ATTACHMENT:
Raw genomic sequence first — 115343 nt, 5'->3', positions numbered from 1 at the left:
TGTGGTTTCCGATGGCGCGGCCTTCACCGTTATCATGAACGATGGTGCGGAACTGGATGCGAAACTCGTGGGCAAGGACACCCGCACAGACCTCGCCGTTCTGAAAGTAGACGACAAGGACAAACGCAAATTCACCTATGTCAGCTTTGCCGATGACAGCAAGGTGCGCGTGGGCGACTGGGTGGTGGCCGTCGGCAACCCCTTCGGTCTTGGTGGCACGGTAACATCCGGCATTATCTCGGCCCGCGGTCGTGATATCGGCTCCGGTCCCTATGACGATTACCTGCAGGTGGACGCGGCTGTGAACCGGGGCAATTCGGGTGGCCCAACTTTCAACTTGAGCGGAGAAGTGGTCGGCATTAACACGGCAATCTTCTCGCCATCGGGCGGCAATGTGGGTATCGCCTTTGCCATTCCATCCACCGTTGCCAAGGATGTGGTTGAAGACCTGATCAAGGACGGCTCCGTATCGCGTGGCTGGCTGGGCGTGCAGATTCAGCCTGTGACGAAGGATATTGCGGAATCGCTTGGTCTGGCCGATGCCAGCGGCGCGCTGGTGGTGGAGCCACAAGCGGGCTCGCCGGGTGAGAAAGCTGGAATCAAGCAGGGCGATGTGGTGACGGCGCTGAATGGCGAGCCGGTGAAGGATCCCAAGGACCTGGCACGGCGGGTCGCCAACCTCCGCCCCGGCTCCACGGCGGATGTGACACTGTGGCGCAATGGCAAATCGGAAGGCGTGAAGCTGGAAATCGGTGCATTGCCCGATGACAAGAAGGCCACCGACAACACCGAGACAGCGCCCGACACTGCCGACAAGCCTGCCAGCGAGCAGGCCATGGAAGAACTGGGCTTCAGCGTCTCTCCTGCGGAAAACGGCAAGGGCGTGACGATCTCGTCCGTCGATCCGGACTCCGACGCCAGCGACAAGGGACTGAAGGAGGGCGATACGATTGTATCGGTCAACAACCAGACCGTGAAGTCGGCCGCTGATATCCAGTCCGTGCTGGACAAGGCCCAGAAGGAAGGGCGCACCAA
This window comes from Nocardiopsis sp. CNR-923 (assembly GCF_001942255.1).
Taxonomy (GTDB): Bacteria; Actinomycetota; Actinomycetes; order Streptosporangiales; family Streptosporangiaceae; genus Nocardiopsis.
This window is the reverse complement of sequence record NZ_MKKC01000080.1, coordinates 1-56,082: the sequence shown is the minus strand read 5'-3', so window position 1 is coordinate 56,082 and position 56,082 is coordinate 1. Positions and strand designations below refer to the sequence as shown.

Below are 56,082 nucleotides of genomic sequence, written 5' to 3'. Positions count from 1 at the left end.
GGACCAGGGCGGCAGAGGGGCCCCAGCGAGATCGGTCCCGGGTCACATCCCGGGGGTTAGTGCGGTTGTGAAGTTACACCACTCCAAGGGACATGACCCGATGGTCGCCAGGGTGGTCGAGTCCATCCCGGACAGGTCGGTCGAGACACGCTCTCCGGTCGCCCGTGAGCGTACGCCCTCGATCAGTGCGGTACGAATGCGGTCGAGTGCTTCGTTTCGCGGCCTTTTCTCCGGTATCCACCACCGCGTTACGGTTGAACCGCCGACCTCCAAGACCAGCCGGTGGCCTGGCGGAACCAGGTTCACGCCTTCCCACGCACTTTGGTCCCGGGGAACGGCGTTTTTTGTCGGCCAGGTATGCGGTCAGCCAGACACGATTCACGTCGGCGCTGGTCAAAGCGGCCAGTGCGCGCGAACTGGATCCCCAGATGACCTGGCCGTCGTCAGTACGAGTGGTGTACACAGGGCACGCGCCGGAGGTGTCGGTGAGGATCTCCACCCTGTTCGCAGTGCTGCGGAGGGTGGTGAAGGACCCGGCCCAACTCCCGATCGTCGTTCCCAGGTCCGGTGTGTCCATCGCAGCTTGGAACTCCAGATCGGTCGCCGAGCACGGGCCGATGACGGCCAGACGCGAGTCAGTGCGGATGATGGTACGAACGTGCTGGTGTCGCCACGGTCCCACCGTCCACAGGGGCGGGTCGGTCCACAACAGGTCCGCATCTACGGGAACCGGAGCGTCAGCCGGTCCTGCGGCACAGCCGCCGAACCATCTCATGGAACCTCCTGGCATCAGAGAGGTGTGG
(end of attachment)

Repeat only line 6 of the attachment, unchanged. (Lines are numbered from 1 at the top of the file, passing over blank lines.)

Below are 56,082 nucleotides of genomic sequence, written 5' to 3'. Positions count from 1 at the left end.